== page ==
Achieving highly efficient ammonia synthesis by altering the rate-determining step

Achieving highly efficient ammonia synthesis by altering the rate-determining step
Schematic illustration of altering the rate-determining step of nitrogen reduction reaction by introducing cobalt single-cluster in the catalyst. The cyan, red, purple, and gray spheres represent C, N, Co, and H atoms, respectively. Credit: ©Science China Press

The electrochemical conversion of nitrogen to ammonia is the most promising alternative of the traditional Haber-Bosch process to achieve nitrogen fixation under ambient conditions. In this strategy, activation of high-energy triple bonds of nitrogen is the most significant bottleneck, and is commonly considered as the rate-determining step of ammonia synthesis. Scientists based in China have successfully altered the rate-determining step of electrochemical nitrogen reduction, and outlined guidance for future design of catalysts.

Ammonia is a generic precursor for the manufacture of fertilizer and most nitrogen-containing organic chemicals. To date, industrial ammonia production is predominantly conducted by the Haber-Bosch process, in which nitrogen is fixed using the chemical reductant hydrogen. However, despite more than 100 years of development, this process still requires , including high temperatures (673-873 K) and pressures (20-40 MPa), accounting for 1.5% of worldwide energy consumption. In this context, it a sustainable and less energy-intensive technology to produce ammonia is essential.

An alternative method to achieve N2 fixation under is the electrocatalytic N2 reduction reaction (NRR) using protons from water as the hydrogen source and powered by renewable electricity sources. However, in practice, it is still difficult to achieve desirable NRR performance, which causes great energy loss. The key challenge lies in the activation of the inert nitrogen-nitrogen triple bond, which is generally considered as the rate-determining step. In this context, highly active catalysts that could alter the rate-determining step of electrochemical ammonia synthesis represent an ideal candidate for ammonia synthesis.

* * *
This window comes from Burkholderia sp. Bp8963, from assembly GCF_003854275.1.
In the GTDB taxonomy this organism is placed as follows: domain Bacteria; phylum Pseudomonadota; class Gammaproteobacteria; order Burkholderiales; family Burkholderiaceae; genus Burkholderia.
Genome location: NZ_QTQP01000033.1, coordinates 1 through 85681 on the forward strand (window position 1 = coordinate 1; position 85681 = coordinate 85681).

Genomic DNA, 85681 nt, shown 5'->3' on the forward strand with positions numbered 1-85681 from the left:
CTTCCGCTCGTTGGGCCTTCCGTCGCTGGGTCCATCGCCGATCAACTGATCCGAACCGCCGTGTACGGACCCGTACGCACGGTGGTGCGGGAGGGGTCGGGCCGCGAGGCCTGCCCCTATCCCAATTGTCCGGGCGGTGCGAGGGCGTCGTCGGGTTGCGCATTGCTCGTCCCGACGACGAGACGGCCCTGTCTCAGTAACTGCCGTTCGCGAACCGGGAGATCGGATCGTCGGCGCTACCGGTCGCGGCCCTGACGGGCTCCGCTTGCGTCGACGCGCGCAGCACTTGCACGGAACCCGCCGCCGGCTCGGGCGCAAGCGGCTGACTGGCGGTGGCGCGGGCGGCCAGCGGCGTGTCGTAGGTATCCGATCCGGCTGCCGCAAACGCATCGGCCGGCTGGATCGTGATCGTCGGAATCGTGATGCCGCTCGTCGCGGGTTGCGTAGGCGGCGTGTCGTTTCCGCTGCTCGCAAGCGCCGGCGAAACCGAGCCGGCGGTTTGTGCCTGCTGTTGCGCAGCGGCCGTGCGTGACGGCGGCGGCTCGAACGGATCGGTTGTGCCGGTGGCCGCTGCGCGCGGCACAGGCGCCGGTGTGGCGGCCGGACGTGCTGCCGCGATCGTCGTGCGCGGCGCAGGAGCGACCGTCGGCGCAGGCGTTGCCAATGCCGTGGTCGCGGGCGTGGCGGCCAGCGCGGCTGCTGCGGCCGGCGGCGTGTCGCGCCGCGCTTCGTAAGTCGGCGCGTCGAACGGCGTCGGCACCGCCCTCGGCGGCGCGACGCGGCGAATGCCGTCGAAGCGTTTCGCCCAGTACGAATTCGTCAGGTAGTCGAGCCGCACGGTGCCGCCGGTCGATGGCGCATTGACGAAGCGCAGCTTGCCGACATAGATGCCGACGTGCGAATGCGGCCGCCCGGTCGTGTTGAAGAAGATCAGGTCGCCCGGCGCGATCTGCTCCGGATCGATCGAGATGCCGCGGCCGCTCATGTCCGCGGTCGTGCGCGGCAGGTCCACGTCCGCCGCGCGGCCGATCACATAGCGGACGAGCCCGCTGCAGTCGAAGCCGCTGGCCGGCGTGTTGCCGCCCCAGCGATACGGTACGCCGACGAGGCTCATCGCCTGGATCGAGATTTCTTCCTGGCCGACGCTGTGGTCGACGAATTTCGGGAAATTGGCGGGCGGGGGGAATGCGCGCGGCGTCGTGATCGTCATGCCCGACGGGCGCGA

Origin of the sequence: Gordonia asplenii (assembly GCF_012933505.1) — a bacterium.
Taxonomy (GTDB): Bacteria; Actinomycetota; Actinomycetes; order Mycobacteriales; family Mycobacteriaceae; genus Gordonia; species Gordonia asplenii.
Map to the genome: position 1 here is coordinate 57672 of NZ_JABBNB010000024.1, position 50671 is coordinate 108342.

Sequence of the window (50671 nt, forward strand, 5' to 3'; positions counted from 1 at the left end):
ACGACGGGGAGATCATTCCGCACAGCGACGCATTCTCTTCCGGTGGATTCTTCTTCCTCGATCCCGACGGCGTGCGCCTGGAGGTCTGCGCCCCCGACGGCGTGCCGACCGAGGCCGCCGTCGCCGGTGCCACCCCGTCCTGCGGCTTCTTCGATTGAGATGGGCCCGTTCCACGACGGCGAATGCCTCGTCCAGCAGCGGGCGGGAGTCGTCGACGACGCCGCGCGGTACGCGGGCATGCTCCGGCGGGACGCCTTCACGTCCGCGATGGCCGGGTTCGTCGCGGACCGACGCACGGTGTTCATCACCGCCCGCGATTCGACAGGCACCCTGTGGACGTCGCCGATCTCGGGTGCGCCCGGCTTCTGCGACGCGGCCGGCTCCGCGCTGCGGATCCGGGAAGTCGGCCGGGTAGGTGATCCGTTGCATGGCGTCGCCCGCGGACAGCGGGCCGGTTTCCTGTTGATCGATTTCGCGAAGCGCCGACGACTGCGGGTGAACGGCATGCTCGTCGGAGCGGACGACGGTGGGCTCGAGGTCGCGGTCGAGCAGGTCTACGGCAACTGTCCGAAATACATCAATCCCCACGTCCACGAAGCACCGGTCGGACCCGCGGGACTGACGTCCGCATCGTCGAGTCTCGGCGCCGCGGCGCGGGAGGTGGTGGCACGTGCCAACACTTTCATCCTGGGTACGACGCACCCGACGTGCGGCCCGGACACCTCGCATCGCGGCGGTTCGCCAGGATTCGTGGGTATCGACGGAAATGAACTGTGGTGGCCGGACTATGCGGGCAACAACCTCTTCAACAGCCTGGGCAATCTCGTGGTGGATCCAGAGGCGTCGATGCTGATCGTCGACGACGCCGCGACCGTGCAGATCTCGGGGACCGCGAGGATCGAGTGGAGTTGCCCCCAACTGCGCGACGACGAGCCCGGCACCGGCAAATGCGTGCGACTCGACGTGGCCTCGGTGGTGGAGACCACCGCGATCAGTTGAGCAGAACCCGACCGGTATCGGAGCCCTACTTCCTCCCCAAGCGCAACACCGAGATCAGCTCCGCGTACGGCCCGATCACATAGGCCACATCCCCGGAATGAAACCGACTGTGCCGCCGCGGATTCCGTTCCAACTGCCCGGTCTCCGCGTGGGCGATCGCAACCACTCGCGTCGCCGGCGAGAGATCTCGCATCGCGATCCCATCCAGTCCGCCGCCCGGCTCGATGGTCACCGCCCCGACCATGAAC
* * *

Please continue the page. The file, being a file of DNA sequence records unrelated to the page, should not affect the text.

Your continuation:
In a new research article published in the Beijing-based National Science Review, scientists at the Soochow University in Suzhou, China, present the latest advances in overcoming the bottleneck of ambient ammonia synthesis. Co-authors Sisi Liu, Mengfan Wang, Haoqing Ji, Xiaowei Shen, Chenglin Yan and Tao Qian have successfully altered the rate-determining step of ambient ammonia synthesis by deliberate introduction of cobalt single clusters as the electron-donating promoter in nitrogen-doped carbon, and achieved an outstanding yield rate of 76.2 μg h-1 mg-1, with superior Faradaic efficiency of 52.9%. With this strategy, the superior performance would greatly reduce the energy loss of the system and cut down the fundamental cost, thus contributing to future practical applications.

These scientists likewise outline the potential development directions of future electrocatalysts for sustainable NRR systems. "When chemically adsorbed on the Co cluster, N2 is spontaneously activated and experiences a significant weakening of the nitrogen-nitrogen triple bond due to the strong electron back-donation from the metal to the N2 antibonding orbitals, and the N2 dissociation becomes an exothermic process over the cobalt single cluster," says Prof. Tao Qian. "Thus, the rate-determining step has been successfully shifted from the usual N2 activation to the subsequent hydrogenation with only a small energy barrier of 0.85 eV."

More information: Sisi Liu et al, Altering the rate-determining step over cobalt single clusters leading to highly efficient ammonia synthesis, National Science Review (2020). DOI: 10.1093/nsr/nwaa136

Citation: Achieving highly efficient ammonia synthesis by altering the rate-determining step (2020, August 17) retrieved 3 December 2023 from
This document is subject to copyright. Apart from any fair dealing for the purpose of private study or research, no part may be reproduced without the written permission. The content is provided for information purposes only.

Explore further

Scientists propose novel electrode for efficient artificial synthesis of ammonia


Feedback to editors